St Jude volunteer doctor encourages St. Lucians to stick to their prescriptions for high blood pressure

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St Jude volunteer doctor encourages St. Lucians to stick to their prescriptions for high blood pressure
*Photo credit: kalispellregional.org
*Photo credit: kalispellregional.org
*Photo credit: kalispellregional.org

PRESS RELEASE – St Lucians are being encouraged to stick to their prescribed medication when treating high blood pressure. The advice is coming from Dr. Lisa Fleischer – a Family Practice doctor from the United States.

Dr. Fleischer has been a volunteer serving at St Jude Hospital in Vieux Fort over the last fifteen years.

According to Dr. Fleischer, patients sometimes do not take their High Blood Pressure medications on the day that they see the doctor. This may be because they have run out of medication or because they believe that they shouldn’t take them if they are seeing the doctor or having lab tests.

“This is a problem because the doctor won’t know if the medication is effective. Often the doctor then adds more drugs on the false assumption that the previous medications were not working,” Dr. Fleischer said.

High blood pressure, also known as hypertension, is one of the leading causes of death and disability in St Lucia. Most people do not feel sick from High Blood Pressure; but damage is occurring. Hypertension damages blood vessels particularly in sensitive organs like the kidneys, brain and eyes.

The heart also has to work overly hard under elevated pressure and fails prematurely. The ultimate result is diseases like congestive heart failure, stroke, blindness, kidney failure and even death.

Fortunately, there is effective treatment for high blood pressure. Lifestyle changes are the first step and include: daily exercise (such as a 30 minute walk), a diet low in fat and high in fruits and vegetables, salt restriction ( 140/90. There are many options, but none of them cure the disease. They all must be taken daily (sometimes multiple times per day).

To avoid inaccurate blood pressure results, Dr. Fleischer recommends that patients refill their medication one week before it is finished. Blood pressure medication can be taken with water prior to the appointment even if fasting lab work is expected. Blood pressure monitoring at home or through a pharmacy or Health Center can be helpful for routine checks and when hypertension is not well controlled.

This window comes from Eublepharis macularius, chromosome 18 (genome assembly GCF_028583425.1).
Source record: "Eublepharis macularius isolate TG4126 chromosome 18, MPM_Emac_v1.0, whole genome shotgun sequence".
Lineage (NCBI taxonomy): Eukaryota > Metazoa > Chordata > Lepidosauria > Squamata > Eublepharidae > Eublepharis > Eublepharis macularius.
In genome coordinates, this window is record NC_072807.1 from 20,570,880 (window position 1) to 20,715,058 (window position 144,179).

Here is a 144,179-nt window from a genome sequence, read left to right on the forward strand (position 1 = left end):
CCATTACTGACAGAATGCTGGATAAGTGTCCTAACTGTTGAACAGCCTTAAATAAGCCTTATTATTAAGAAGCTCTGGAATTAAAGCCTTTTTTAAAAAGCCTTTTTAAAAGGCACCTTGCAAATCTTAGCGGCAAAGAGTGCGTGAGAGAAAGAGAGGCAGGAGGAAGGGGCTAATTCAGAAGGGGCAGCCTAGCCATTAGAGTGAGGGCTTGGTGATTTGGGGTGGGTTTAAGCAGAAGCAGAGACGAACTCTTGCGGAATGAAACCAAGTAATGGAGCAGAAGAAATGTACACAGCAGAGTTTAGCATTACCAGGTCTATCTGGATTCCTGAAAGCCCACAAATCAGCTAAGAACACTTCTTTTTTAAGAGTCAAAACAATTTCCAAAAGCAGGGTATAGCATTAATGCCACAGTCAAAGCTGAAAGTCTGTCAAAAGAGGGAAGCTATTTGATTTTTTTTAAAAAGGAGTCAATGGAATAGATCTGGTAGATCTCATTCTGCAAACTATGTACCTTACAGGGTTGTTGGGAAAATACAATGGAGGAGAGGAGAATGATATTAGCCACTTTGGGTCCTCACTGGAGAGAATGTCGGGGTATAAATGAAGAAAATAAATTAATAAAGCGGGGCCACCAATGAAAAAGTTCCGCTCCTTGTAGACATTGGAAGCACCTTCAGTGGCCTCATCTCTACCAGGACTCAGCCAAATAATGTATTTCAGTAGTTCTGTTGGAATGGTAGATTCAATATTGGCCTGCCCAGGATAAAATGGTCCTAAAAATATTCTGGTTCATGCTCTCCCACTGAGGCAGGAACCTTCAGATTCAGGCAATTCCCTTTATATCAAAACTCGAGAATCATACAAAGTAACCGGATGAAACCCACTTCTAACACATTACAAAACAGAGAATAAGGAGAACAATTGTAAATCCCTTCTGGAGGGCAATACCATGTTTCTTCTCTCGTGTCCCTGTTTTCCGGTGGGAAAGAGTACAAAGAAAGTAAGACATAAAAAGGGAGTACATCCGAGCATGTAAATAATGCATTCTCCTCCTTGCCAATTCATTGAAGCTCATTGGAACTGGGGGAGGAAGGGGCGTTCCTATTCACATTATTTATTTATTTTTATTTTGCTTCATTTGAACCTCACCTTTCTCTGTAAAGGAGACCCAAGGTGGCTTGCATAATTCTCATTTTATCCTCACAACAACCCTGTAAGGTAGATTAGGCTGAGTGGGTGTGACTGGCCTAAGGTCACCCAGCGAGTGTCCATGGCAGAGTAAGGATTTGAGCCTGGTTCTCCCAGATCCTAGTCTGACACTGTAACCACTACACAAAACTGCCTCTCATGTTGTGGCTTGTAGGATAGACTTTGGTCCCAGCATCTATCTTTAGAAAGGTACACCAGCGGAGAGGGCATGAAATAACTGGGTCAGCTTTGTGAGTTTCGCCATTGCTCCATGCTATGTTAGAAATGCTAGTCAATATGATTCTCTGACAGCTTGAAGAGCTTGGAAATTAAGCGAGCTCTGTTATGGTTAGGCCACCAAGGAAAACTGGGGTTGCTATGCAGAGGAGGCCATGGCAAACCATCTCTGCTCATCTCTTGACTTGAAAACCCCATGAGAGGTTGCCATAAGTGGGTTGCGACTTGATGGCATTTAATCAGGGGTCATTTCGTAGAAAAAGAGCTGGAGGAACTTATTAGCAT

Successful treatment of high blood pressure has been proven to extend life and improve health.

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5 COMMENTS

  1. I agree with the doctor. I think the management of medication need to be taken seriously. But, I am concerned about patients who follow the doctors’ instructions to the letter. A case in point is an elderly woman who was prescribed the same medication twice by the health centre and her private doctor and was taking them both. Despite complaining about unpleasant side effects of the medication, neither the health centre that she attended regularly nor her doctor who saw her frequently looked at what medication she was taking daily.

    So, it’s not just the taking of medication but ensuring that there is no duplication of medication. As good practice, patients medication should be reviewed often especially as health care management in St Lucia is a fragmented, ill-fitting patchwork. Some patients need more careful supervision so that they understand what is asked of them.

    Also, patients should be encouraged to return unused medication to the pharmacy for efficient disposal.

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  2. A very nice piece of article. It needs to be republished roughly every quarter, my opinion, as many lives are lost at an early age because of not realizing the need to take their medicine as listed. This piece should serve as a reminder. Well done.

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